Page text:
Trujillo v. Baldonado, 95 N.M. 321, 621 P.2d 1133 (1980)

Dec. 18, 1980 · Court of Appeals of New Mexico · No. 4617
95 N.M. 321, 621 P.2d 1133

621 P.2d 1133

Anthony TRUJILLO, Plaintiff-Appellant, v. Priscilla BALDONADO, Defendant-Appellee.

No. 4617.

Court of Appeals of New Mexico.

Dec. 18, 1980.

William S. Ferguson, Levy, White, Ferguson & Grady, P. A., Albuquerque, for plaintiff-appellant.

*322Ranne B. Miller, Alice Tomlinson-Lorenz, Miller, Stratvert, Torgerson & Brandt, P. A., Albuquerque, for defendant-appellee.


WOOD, Chief Judge.

The verdict was for defendant in this automobile accident case. Plaintiff’s appeal complains of two instructions. We discuss (1)whether the instructions can be reviewed; (2) whether the facts justify giving the instructions; and (3) evidence of negligence as negating a sudden emergency instruction.

Whether the Instructions Can be Reviewed

The two instructions pertain to sudden emergency and an excuse for violating an ordinance. Plaintiff did not request a complete record, see R.Civ.App. 7(e), and did not request that the jury instructions be included in the record on appeal, see R.Civ. App. 7(a). The instructions are not before us and this Court has not called for the district court record under R.Civ.App. 8(c). We need not consider R.Civ.App. 8(d) in holding that the instructions are before us for review.

The transcript of the conference settling the instructions shows that the trial court expressly stated that it would give U.J.I. Civ. 11.2. That is the approved instruction on excuse for violating an ordinance. The transcript also shows that plaintiff objected to the giving of U.J.I.Civ. 13.14 on sudden emergency; the trial court ruled that “I’m going to give this instruction”, and subsequent discussion as to where U.J.I.Civ. 13.14 should be inserted among other instructions. The only showing is that U.J.I.Civ. 11.2 and 13.14 were to be given and the parties do not claim they were not given.

Where the appellate transcript shows the giving of an approved instruction, review of the propriety of giving the instruction will not be denied because the instruction is not physically included in the appellate record. We can ascertain the contents of the instruction by reading it. In this case, we are informed of the contents of the two challenged instructions by reading them in Judicial Pamphlet 18, N.M.S.A. 1978.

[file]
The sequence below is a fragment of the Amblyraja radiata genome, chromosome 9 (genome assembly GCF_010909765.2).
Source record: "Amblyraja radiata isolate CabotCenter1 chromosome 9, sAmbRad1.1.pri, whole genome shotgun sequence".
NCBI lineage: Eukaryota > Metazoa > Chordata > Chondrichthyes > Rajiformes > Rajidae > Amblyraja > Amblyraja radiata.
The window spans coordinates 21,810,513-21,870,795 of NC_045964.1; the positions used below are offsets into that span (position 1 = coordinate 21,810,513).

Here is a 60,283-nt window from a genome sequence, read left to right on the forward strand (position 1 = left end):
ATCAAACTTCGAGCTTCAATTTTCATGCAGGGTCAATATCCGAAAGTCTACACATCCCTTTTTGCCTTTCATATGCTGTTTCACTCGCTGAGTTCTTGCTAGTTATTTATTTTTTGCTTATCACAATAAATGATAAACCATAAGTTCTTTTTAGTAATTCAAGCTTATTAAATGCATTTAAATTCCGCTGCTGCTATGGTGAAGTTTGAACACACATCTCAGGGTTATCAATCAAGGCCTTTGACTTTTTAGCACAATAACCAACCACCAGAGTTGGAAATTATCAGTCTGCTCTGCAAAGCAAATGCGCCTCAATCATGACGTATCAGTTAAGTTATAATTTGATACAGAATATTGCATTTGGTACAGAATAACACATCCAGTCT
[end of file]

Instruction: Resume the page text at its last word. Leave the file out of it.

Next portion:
Whether the Facts Justify Giving the Instructions

The evidence is that the accident happened when defendant’s vehicle crossed the center line of the road and collided with plaintiff’s vehicle. Plaintiff recognizes that if a sudden emergency instruction was justified under the facts, then the excuse instruction was also justified. Thus, we limit our discussion to sudden emergency.

There is evidence that it had snowed in Albuquerque the day before the accident. Defendant traveled from Bernalillo to Albuquerque on the freeway, which was dry. She left the freeway at Osuna Road and, while traveling on Osuna, encountered patches of ice. Because of this she reduced her speed.

Defendant turned off Osuna onto North Fourth Street, encountered more patches of ice and reduced her speed more.

There is evidence that while traveling north in the curb lane of Fourth Street at a speed between 5 and 15 m. p. h., and while looking for a way to leave the road, defendant encountered a sheet of ice. Upon encountering the ice sheet she may have hit the curb and she may have applied her brakes. Regardless, defendant’s car went into a slide upon encountering the ice sheet and slid across the road striking plaintiff’s car. The emergency occurred when defendant encountered the ice sheet; her action in this emergency was the basis for requesting the sudden emergency instruction.

U.J.I. Civ. 13.14 defines sudden emergency in terms of sudden and unexpected peril.

Plaintiff contends the sudden emergency instruction should not have been given because the peril (the ice sheet) “was not sudden”; that “the existence of snow or ice on the road did not present a sudden . . . peril.” This argument disregards the distinction in the evidence between encounter*323ing patches of ice and a sheet of ice. Whether the peril was sudden was a question of fact. Compare Delgado v. Alexander, 84 N.M. 456, 504 P.2d 1089 (Ct.App. 1972), aff’d, 84 N.M. 717, 507 P.2d 778 (1973).

Plaintiff also contends that, as a matter of law, the emergency resulting from encountering the ice sheet should have been anticipated (thus, not unexpected), and because the emergency should have been anticipated the sudden emergency doctrine cannot apply. See opinion of Judge Sutin in Martinez v. Schmick, 90 N.M. 529, 565 P.2d 1046 (Ct.App.1977). The evidence does not permit a holding, as a matter of law, that the ice sheet was to be anticipated in this case. The evidence is that defendant encountered an “all ice” condition only at a ditch at some unidentified point in her travel and there is no evidence that the accident happened anywhere near a ditch; rather, the accident happened on a level stretch of paved road. What defendant can be held to anticipate, under the evidence, is patches of ice, not an ice sheet covering the road. The trial court ruled that defendant “was confronted with unexpected peril.” Our view is that it was a question of fact. Compare Stehwein v. Olcott, 78 N.M. 95, 428 P.2d 634 (1967).